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Students Rock Out for Sandy Ground Concert

Written by The Two River Times. Posted in Arts & Entertainment, Lifestyles

Rumson Country Day School student volunteers are organizing a Students Rock Out for Sandy Ground benefit concert on April 27. From left: Shelby Ragin, Anderson Guadagno, Elias Economou, Sally Thomas, Cash Woldseth, Paul Thomas and Max Kyrillos. (Not pictured: Brendan Greene, Jesse Wallace and Ford Zacks.) -- Courtesy Rumson Country Day School

Published on April 18, 2014 with No Comments

 

Rumson Country Day School student volunteers are organizing a Students Rock Out for Sandy Ground benefit concert on April 27. From left: Shelby Ragin, Anderson Guadagno, Elias Economou, Sally Thomas, Cash Woldseth, Paul Thomas and Max Kyrillos. (Not pictured: Brendan Greene, Jesse Wallace and Ford Zacks.) -- Courtesy Rumson Country Day School

Rumson Country Day School student volunteers are organizing a Students Rock Out for Sandy Ground benefit concert on April 27. From left: Shelby Ragin, Anderson Guadagno, Elias Economou, Sally Thomas, Cash Woldseth, Paul Thomas and Max Kyrillos. (Not pictured: Brendan Greene, Jesse Wallace and Ford Zacks.) — Courtesy Rumson Country Day School

 

8th grader organizes benefit for Sandy Ground

By Mary Ann Bourbeau
RUMSON – An eighth-grader at The Rumson Country Day School is using his love of music to raise money for the benefit of area children.
Max Kyrillos, 14, is organizing a Students Rock Out for Sandy Ground benefit concert, which will take place on Sunday, April 27, in the school’s Blake Gymnasium. In addition to Max’s band Stone Bullets, the show will feature Bobby Bandiera, a guitarist with Bon Jovi and formerly with Southside Johnny and the Asbury Jukes. Ardvark Smile, a band from the Rock’n Music Academy of Middletown, will also perform.
“I love music and I wanted to help out,” said Max. “I couldn’t think of a better way to do it.”
Kyrillos, a resident of Middletown, got the idea after he and his father, state Sen. Joseph M. Kyrillos, R-Monmouth, saw the storm devastation in Sea Bright and neighboring towns.
“I couldn’t believe it when I was looking around,” Max said.
This is the second year Max has organized a benefit. Last year’s show featured headliner Pat Guadagno, and brought in $3,325 for New Jersey first lady Mary Pat Christie’s Hurricane Sandy Relief Fund.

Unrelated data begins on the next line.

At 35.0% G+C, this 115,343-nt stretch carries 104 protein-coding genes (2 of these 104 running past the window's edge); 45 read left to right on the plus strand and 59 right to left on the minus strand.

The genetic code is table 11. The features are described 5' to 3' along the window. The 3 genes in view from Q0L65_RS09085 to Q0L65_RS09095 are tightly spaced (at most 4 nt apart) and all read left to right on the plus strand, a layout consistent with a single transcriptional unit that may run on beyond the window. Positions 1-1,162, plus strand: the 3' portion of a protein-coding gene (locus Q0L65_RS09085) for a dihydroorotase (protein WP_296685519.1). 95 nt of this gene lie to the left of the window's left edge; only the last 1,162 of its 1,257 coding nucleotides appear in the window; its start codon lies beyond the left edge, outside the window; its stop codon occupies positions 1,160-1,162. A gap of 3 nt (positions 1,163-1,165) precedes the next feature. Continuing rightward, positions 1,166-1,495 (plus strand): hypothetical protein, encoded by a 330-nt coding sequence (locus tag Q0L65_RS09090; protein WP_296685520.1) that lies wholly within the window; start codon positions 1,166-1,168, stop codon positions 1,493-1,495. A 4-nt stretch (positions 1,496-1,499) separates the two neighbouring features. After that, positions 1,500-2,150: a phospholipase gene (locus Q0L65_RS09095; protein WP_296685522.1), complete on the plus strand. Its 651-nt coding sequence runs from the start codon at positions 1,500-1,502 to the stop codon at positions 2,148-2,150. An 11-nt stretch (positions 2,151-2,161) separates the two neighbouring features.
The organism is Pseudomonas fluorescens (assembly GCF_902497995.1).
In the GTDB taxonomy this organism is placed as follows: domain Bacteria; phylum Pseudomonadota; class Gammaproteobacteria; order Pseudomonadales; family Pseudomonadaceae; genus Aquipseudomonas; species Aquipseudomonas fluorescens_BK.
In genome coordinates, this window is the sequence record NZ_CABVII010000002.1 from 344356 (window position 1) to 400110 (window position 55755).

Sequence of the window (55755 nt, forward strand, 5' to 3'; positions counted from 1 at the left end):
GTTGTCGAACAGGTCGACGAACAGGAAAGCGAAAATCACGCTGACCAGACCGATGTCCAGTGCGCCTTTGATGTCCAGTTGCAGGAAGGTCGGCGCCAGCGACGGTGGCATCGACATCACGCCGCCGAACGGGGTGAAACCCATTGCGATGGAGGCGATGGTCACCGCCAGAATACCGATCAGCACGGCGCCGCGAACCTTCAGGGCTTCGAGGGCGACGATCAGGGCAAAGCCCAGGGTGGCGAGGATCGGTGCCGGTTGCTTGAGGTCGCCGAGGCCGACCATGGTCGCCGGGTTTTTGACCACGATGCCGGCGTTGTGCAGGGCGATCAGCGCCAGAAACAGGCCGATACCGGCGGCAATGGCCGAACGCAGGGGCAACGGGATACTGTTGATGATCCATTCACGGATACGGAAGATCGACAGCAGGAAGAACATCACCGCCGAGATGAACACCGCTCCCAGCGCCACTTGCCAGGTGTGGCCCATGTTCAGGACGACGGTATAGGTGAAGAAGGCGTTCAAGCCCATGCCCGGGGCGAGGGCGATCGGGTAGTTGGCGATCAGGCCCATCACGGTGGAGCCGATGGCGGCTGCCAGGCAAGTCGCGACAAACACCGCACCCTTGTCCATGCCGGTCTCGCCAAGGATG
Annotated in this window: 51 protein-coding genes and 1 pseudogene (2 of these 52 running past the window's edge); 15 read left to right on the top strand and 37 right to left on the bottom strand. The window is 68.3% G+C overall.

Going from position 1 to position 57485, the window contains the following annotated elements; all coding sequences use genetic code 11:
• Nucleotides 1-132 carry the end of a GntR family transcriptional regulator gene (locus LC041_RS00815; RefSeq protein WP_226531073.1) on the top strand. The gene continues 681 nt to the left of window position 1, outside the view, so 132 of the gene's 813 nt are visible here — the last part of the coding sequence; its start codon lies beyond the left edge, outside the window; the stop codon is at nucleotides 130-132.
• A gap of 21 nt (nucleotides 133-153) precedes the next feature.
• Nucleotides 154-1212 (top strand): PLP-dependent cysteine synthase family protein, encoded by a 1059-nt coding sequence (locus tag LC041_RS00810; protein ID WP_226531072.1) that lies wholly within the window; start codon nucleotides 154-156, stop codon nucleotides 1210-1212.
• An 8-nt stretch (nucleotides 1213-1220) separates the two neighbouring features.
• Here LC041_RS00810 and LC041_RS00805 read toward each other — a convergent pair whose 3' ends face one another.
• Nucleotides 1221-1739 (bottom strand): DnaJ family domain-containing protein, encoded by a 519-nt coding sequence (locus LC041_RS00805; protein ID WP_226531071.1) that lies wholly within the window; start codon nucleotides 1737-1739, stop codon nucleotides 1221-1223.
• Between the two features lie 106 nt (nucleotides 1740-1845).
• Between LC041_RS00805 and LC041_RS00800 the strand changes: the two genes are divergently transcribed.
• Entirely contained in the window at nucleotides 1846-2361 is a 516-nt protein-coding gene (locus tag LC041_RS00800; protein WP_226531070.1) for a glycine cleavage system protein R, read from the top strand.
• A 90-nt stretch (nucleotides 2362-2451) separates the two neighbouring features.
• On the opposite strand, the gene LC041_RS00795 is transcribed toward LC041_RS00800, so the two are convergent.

“Everyone loved the music and wanted to support what we were doing,” Max said.
Max would like to surpass that amount this year. He has gathered a group of fellow classmates from the school’s community service group to help plan the show, taking care of everything from arranging security, putting together the sound system and serving refreshments.
“It was challenging, but we have a great group of volunteers,” he said.
When it came time to book the bands, they wanted someone who would be a big draw. After Max played “The Star-Spangled Banner” at the Hope for Highlands benefit in 2012, he saw Bandiera’s set and was very impressed with his talent.
“I’m a big Bobby Bandiera fan,” he said. “He’s a great guitar player, and from what I know he’s a great guy. He’s New Jersey’s best-kept secret.”
Max asked a friend of Bandiera’s to tell him about the benefit, and Bandiera was happy to participate. The show, originally planned for May 4, was changed when Bandiera was called to play with Bon Jovi that weekend.
“We changed the date because he really wanted to make it to our show,” Max said.  “I’m really grateful. It would have been very easy for him to say no. I’m sure he gets asked to do a lot of this stuff, so I know how lucky I am.”
The Sandy Ground Project had been building playgrounds in New Jersey, New York and Connecticut in areas devastated by Hurricane Sandy. After the tragic shootings in Newtown, Conn., it was decided that 26 playgrounds would be built to provide a living memorial to each of the 20 children and six adults killed at Sandy Hook Elementary School.
“Joe and I couldn’t be prouder of Max,” said Susan Kyrillos, his mother. “He thought of this project and executed it, using his organizational skills, his love of music and his awareness of helping the community.”
Jane Denny, the community service director for The Rumson Country Day School, said that along with his sense of responsibility and compassion, Max also had a vision.
“He was very motivated in the wake of Sandy to do something where young people can make a difference and contribute to the restoration of the Shore,” she said. “He is a mature and focused young man and a role model for his peers.”
Since taking up the guitar three years ago, Max has focused all of his efforts on music, and has come a long way.
“I used to play sports, but now the guitar has consumed my life,” he said.
He formed the Stone Bullets in 2012 and the band, which covers songs from the Beatles, Rolling Stones and Green Day, has played several charity events at The Stone Pony in Asbury Park, a pretty big deal for a group of teenagers.
“When you’re on stage, you just do your own thing and focus on doing the best you can,” Max said. “When you leave, you realize you just played in one of the most legendary bars ever. It’s a great feeling.”
The Students Rock Out for Sandy Ground Benefit Concert will take place from 2 to 4 p.m. Sunday, April 27 at The Rumson Country Day School, 35 Bellevue Ave. Tickets are $10; children under 5 are free.

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